Welcome to the Jungle: Bamboo Bass Finds its Place

Photo Credit: Scout Camp Events

For being only the third year in Costa Rica, Bamboo Bass hosted an impressive event in the jungle of Jaco. As you walked into the festival you could feel the rumble of the bass as giant trees shot up all around you encompassing you in a luscious green canopy. For three nights in February, the jungle was alive with the sounds of bass.

Las Personas Amables

Since the majority of the festival was comprised of North Americans, almost every person I met greeted me with the same question, “American or Canadian?” Given all the love for bass music in Canada, it’s no surprise that they made up most of the crowd. A good amount of locals (about 40%) and even attendees from as far as Poland could also be found at this intimate festival of less than a couple thousand. The crowd was half bass lovers who knew the line up inside and out, while the other half was travelers who were passing through and heard it would be a good time. The outfits ranged from full-on unicorn heads to bikinis. In the tropical humidity, a hand fan was a key accessory for most. Even though many had to take an international flight to get there, all the fun festival extras were present. Totems, fairy wings, and LED gloves could be found throughout the crowd.

Photo credit: Grim Photography

The festival offered a lot of opportunities to contribute to its creation. Many of those attending earned a ticket by volunteering. Camping was a community of dancers, flow artists, volunteers, and builders. Little things gave this festival a familial feeling to it like volunteers bringing out fresh fruit to the sound and stage crew or the harm reduction zone providing earplugs and legos to play with. Even though it is only in its third year, you can feel the community the event is creating.

La Selva Electrónica

The festival was located near the town of Jaco, Costa Rica at Jaco Ropes Course. It was only a five min car ride from the center of town. Many opted for accommodations with air conditioning and pools since it was such a short taxi away. Those of us who chose to camp kept it simple with tents under the big top that the festival set up to provide extra shade. The festival itself was in the jungle but the beach was a quick twenty-minute walk away. During the day we recovered from dancing all night by dipping our feet in the salt water and napping to the sound of the ocean waves. Those brave enough could even zip line above the festival at the Jaco ropes adventure course or enjoy the skatepark on site with a couple of half pipes. For the most part, the entire area of the festival was shaded and got a nice tropical breeze.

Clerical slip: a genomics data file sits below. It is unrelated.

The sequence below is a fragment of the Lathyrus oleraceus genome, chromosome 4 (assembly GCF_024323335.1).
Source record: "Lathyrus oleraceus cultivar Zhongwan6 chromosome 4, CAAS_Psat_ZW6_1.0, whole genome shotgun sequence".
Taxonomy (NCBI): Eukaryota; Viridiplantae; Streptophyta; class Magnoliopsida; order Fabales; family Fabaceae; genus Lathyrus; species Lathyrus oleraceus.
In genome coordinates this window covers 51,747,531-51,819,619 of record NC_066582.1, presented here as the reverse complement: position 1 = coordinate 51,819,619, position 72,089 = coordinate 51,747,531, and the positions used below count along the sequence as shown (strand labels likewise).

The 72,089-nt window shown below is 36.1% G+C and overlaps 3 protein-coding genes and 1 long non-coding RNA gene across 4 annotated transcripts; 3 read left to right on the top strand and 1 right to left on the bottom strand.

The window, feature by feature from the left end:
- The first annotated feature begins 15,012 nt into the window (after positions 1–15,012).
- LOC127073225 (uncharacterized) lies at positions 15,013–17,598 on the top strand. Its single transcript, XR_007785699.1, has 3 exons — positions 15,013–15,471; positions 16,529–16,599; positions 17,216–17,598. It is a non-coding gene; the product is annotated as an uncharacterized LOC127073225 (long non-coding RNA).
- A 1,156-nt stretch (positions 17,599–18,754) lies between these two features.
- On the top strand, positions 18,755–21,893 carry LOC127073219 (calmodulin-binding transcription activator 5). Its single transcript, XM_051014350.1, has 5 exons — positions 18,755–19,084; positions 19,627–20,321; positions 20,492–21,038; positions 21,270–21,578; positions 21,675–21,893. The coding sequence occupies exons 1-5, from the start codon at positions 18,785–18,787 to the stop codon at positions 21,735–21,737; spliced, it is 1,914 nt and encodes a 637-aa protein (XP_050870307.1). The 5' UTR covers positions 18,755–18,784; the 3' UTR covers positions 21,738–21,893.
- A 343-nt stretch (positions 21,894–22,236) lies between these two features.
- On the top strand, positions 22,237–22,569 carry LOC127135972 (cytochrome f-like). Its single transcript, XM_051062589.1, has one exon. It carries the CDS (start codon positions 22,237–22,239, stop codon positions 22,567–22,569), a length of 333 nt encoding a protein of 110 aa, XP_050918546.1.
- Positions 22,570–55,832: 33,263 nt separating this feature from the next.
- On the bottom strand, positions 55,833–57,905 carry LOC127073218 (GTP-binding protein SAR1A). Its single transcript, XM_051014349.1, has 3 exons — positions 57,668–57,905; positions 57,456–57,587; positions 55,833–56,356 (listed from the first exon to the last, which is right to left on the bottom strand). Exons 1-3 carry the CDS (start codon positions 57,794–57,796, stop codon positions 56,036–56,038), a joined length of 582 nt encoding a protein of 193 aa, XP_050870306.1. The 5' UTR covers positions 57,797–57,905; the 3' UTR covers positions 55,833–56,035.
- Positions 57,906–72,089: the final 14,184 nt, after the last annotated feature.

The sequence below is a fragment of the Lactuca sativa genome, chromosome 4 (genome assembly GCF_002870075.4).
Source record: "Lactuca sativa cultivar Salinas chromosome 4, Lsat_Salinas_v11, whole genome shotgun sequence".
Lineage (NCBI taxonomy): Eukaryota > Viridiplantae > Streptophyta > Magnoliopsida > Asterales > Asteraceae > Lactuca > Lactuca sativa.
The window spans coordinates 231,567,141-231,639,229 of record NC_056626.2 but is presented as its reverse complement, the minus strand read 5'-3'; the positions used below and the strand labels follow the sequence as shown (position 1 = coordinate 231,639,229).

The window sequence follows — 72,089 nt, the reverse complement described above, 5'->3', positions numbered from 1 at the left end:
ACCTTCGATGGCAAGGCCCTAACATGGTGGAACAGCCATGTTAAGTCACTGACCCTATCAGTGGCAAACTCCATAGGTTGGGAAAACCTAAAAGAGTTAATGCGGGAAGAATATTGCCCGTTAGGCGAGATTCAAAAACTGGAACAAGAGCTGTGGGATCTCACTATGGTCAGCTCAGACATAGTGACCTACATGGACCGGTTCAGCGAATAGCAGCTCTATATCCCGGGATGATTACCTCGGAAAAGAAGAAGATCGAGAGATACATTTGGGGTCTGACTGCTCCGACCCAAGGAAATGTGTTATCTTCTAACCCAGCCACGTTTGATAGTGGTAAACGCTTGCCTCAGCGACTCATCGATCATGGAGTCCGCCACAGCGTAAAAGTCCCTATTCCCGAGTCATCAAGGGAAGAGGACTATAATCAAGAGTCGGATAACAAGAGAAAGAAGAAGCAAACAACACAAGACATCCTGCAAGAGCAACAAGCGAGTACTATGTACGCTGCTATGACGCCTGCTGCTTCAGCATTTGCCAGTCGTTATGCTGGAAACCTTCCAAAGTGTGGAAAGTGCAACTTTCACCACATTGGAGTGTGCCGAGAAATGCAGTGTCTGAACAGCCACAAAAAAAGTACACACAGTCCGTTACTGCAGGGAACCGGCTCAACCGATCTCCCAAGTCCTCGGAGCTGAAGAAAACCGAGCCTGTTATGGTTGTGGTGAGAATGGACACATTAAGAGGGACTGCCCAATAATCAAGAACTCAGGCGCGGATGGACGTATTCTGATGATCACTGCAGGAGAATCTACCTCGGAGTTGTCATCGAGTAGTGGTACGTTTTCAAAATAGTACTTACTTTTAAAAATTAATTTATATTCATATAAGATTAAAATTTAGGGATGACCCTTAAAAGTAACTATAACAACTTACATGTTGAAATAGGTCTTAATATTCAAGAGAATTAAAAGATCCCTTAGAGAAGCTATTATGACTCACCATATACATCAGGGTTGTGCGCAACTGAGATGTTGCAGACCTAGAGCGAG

The festival grounds were relatively small. At the entrance, which was an open clearing, there was a tent with a few local food vendors serving hot dogs, pizza, and empanadas. Walk down a little and across a footbridge and then suddenly massive trees began to sprout overhead. As the sun set, the jungle transformed at night. An amazing rainbow of lights and artwork transformed the jungle into an electronic music lovers paradise. Eventually, the path you walked down and ended and you were presented with two stages, La Selva (The Jungle) stage and La Brisa (The Breeze). While they were only a brief two-minute walk from each other the sound was angled just right so that it did not bleed.

Photo Credit: Jonathan Springer Photography. 

The heavy bass filled the main stage while a little house and funk could be found on the other. On both stages fire dancers, flow artists, and other performers added to the overall excitement. At any given time on stage, there was a flow artist waving an LED hoop around or someone juggling fire. The production was on par with that of a large-scale festival. The incredible handmade stages were heightened with visuals video mapped across them. The ear thumping bass provided by PK sounds could be felt all throughout the grounds.

La Zona de Descanso

Between the camping area and the two stages was the harm reduction zone created a safe and fun place to relax. Underneath two teepees there were tons of places to lounge. The area was hosted by Karmik, an organization from Canada that helps to provide harm reductions services to festivals. You could grab a pair of earplugs or some electrolytes to put in your water. There were even legos and coloring books to keep you entertained as you rested your legs.

La Musica

On Saturday, a showcase of local performers took over the main stage. The Tico soundclash was a collection of performances from Bloke, Crypy, DJ P, Huba, Fire Lion, Leona Del Ghetto, Jahricio and Ras Manuel. The other nights featured takeovers by Deep, Dark and Dangerous on Friday night and Sleeveless Records on Sunday night. Paper Diamond and Minnesota headlined the festival Saturday night with two heavy performances.

The music started around noon on the main stage and around seven on the second stage every day. The dance floor did not fill up until around 10pm every night and kept going until the sun rose around 6am. Quiet hours on site were from 6am-11am giving everyone a chance to grab some sleep. Unfortunately for those camping the sun began to heat things up early in the morning. Luckily a nap on the beach was the perfect solution.

When they weren’t onstage, the DJ’s could be found walking around enjoying the festival themselves. This made the festival all the more intimate. With a killer sounds system, a jungle made mystical with neon lights and incredible black-lighted artwork, and a crowd that felt like family Bamboo Bass is making a name for itself in the jungle.

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